Thomas W. Gaehtgens (born June 24, 1940 in Leipzig) is a German art historian with special interest in French and German art and art history from the 18th to the 20th century. He was the founding director of the Deutsches Forum für Kunstgeschichte in Paris (Centre Allemand d'Histoire de l'Art de Paris; German Center for the History of Art, Paris) and was director of the Getty Research Institute in Los Angeles, California.
Leipzig is the most populous city in the federal state of Saxony, Germany. With a population of 581,980 inhabitants as of 2017 it is Germany's tenth most populous city. Leipzig is located about 160 kilometres (99 mi) southwest of Berlin at the confluence of the White Elster, Pleiße and Parthe rivers at the southern end of the North German Plain.
Paris is the capital and most populous city of France, with an area of 105 square kilometres and an official estimated population of 2,140,526 residents as of 1 January 2019. Since the 17th century, Paris has been one of Europe's major centres of finance, commerce, fashion, science, and the arts.
The Getty Research Institute (GRI), located at the Getty Center in Los Angeles, California, is "dedicated to furthering knowledge and advancing understanding of the visual arts".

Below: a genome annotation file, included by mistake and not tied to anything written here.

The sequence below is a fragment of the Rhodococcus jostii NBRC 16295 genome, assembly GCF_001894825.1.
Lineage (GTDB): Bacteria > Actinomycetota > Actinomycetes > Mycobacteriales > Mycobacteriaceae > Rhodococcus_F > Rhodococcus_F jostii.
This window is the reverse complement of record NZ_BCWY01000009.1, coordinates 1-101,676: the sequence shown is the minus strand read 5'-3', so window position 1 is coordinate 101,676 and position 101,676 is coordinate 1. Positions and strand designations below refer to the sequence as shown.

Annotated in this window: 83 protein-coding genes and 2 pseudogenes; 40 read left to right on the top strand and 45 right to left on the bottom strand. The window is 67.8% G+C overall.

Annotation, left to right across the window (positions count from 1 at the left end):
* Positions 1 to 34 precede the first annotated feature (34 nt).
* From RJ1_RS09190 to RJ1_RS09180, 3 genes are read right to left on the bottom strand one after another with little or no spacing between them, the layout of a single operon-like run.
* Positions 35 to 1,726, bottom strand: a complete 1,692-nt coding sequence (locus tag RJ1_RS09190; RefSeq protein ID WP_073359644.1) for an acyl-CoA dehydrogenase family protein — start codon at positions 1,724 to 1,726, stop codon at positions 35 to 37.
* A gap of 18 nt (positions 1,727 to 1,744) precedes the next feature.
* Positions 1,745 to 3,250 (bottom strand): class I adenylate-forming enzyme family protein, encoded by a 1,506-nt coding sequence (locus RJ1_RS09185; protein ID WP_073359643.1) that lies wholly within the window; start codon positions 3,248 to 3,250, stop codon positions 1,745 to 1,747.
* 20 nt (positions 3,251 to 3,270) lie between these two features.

In 1966, Gaehtgens completed his Ph.D. dissertation on the French Renaissance sculptor, Germain Pilon, at the University of Bonn. In 1972 he published his Habilitationsschrift about Joseph-Marie Vien at the University of Göttingen. For some years he worked as an adjunct professor at the Art History Seminar of this university. From 1979 to 1980, he spent some research time at the Institute for Advanced Study in Princeton, New Jersey. From 1980 until his retirement in 2006 he was Professor of Art History at the Free University of Berlin.
Germain Pilon was a French Renaissance sculptor.
The University of Bonn is a public research university located in Bonn, Germany. It was founded in its present form as the Rhein University on 18 October 1818 by Frederick William III, as the linear successor of the Kurkölnische Akademie Bonn which was founded in 1777. The University of Bonn offers a large number of undergraduate and graduate programs in a range of subjects and has 544 professors and 32,500 students. Its library holds more than five million volumes.
Joseph-Marie Vien, French painter, was born at Montpellier. He was the last holder of the post of Premier peintre du Roi, serving from 1789 to 1791.